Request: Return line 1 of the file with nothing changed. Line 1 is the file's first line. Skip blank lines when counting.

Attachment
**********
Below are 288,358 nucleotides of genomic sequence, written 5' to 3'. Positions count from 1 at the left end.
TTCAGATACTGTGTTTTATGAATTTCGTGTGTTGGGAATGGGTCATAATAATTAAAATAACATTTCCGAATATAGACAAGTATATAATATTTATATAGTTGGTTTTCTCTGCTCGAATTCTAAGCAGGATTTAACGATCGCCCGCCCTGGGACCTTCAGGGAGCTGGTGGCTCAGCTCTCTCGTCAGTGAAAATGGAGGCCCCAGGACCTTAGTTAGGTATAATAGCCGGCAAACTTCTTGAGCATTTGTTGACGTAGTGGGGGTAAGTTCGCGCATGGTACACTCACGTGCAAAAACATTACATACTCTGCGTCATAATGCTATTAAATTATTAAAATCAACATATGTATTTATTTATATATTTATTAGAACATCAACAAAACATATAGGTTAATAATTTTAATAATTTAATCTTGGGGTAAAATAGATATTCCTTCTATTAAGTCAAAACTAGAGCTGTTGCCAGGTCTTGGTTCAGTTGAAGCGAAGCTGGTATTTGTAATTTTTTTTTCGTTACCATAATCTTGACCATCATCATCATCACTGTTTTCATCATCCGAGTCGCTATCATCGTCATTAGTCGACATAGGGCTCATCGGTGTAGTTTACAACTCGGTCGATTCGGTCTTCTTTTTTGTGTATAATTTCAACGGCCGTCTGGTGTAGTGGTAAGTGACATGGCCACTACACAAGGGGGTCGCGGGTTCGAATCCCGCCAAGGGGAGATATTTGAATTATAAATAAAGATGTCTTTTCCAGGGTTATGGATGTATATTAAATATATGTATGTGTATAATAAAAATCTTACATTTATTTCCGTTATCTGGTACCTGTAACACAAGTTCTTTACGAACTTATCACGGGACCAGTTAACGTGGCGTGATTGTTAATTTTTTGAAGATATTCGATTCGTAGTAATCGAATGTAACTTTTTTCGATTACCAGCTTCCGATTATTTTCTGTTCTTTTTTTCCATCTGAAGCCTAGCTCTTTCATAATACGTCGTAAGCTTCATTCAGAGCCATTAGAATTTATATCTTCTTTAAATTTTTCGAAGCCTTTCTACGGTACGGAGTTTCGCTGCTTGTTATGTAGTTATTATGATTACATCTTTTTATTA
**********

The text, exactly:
Below are 288,358 nucleotides of genomic sequence, written 5' to 3'. Positions count from 1 at the left end.